Saturday, May 9, 2009

Movie Review: Holy Mountain (1973)

The Holy Mountain
HOLY MOUNTAIN - Alejandro Jodorowsky Cult Classic - Cover Image
(La Montaña sagrada)

Written and Directed by Alejandro Jodorowsky

The Thief...Horácio Salinas
The Written Woman...Zamira Saunders
The Alchemist...Alejandro Jodorowsky
The Chimpanzee...Chucho-Chucho

Following director Alejandro Jodorowsky's brilliant epic El Topo, he had gained a fair amount of underground notoriety--enough that his next work, Holy Mountain, was produced by Beatles manager Allen Klein of ABKCO, with financial assistance by Yoko Ono and John Lennon. This film is said to be based on both "The Ascent of Mt. Carmel" by St. John of the Cross and the unfinished work "Mount Analogue: A Novel of Symbolically Authentic Non-Euclidean Adventures in Mountain Climbing" by Rene Daumal.

A thief is found unconscious in the desert by a a tribe of naked children. Perhaps because of his unmistakable physical similarities to Jesus Christ, he is tied to a cross in a sort of mock-crucifixion. He quickly frees himself, scares off his attackers, and befriends a quadruple amputee with dwarfism (damn, this fellow can't get any breaks). The two of them attend a showing of the Great Toad and Chameleon Circus, until the thief is kidnapped by manufacturers of religious icons and used to make a mold for their statues of Christ. He dispatches of them in a very un-Christ-like way, and then escapes back into town, where a large number of people are gathered around a tower. A large hook containing a bag of gold has been lowered from the top of the tower, and the thief, smelling a score, latches himself onto the hook and ascends to the top.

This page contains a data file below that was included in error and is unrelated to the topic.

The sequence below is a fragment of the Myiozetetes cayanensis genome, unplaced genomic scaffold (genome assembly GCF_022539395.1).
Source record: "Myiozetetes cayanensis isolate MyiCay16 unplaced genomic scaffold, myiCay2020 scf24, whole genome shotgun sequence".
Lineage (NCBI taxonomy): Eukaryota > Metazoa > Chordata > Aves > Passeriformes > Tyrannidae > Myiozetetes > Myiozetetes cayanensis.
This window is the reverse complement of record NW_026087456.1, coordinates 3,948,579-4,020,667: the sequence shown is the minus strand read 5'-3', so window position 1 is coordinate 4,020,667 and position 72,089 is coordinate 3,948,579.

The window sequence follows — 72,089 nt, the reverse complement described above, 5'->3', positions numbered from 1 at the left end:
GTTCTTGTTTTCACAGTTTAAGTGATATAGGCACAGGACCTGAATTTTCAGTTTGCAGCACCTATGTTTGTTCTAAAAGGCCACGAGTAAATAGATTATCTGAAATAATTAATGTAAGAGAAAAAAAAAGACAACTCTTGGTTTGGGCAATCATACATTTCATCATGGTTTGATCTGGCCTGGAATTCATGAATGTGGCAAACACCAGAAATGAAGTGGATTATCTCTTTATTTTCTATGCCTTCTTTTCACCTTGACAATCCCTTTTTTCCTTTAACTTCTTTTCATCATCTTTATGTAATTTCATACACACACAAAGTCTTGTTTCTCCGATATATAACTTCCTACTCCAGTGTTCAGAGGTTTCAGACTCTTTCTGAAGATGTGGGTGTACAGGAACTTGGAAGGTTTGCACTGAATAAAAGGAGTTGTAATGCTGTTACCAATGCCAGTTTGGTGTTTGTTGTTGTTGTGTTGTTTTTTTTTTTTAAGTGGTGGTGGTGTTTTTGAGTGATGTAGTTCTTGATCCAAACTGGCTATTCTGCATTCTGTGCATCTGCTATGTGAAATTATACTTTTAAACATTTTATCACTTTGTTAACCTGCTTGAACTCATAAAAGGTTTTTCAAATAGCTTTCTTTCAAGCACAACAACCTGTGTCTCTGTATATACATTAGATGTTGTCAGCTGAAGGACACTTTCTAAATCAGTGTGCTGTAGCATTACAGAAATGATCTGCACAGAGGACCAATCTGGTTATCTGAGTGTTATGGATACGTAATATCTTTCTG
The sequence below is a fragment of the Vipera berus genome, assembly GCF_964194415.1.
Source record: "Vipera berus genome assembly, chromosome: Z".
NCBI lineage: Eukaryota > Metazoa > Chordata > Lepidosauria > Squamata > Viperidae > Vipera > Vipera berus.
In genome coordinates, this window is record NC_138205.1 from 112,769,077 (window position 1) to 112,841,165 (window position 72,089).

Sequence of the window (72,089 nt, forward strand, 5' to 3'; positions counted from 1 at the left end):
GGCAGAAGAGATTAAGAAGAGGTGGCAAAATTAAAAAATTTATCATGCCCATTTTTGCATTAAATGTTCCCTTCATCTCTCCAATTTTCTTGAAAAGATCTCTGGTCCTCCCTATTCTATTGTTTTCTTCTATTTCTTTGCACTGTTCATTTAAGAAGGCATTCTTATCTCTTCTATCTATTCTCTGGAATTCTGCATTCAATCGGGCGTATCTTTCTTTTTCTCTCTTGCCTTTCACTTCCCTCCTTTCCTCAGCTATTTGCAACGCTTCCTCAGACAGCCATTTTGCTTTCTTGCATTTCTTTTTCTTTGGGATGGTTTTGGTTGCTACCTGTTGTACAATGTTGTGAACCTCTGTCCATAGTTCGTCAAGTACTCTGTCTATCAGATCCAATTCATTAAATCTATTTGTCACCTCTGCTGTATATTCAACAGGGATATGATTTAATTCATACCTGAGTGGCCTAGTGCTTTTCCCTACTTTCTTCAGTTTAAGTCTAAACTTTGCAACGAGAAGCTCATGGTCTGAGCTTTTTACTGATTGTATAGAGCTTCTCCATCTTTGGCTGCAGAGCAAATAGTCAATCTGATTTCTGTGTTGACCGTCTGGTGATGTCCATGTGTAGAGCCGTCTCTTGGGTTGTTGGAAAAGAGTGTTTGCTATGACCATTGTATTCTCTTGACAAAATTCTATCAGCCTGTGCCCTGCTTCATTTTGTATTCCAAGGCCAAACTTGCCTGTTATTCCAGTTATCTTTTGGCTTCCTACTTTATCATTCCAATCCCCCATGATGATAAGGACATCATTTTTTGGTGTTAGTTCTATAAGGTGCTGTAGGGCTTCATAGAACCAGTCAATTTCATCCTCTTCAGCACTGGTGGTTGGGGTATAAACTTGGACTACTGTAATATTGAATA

Once there, he finds a modern day alchemist who can turn feces into gold. The alchemist inducts the thief into a secret organization of people who have great power and great wealth, among who he sticks out like a sore thumb. But money and power simply isn't enough for these people, as they do not have immortality. This is something they want desperately to change, and intend to do so by conquering the titular Holy Mountain on Lotus Island, but first they must give up their money and their social status, becoming monks of a seemingly Buddhist variety.

Every scene in this film has some sort of symbolic surrealism in it, every flicker of film practically a work of art in and of itself, overflowing with grotesque and bizarre imagery. Say what you want about Jodorowsky, the man is a hell of a director. Every one of his films is like somebody gave Salvador Dali a secret key to Universal Studios and let him run wild. For those of you who can't enjoy the story, I challenge you to not at least enjoy the scenery.

I have heard it claimed that much of the symbolism in the film is sacrilegious--for example, the scene in which the thief eats the face off of a statue of Jesus. But isn't 'eating the flesh of our savior' exactly what people are said to do at communion? And if the alchemist's tower isn't the Tower of Babel, then I don't know what it is. Concentrate hard enough and watch without judgment, and you'll see allegories every step of the way. This isn't sacrilege...and it's not just weirdness for weirdness sake, either. It all means something...all of it.

Which is why the ending is such a cruel joke. I won't go into specifics here, but suffice it to say that at the apex of their journey, it is revealed that it was all a sham. Not just the voyage, but the very film itself, and all of the hidden "meanings" we've racked up along the way.

Pretty ballsy.

Pretty damned beautiful, too.

1973
Mexico/USA
English/Spanish
Color
Rated R
114 Minutes

"Our bees make honey, but your flies make shit."

--J/Metro


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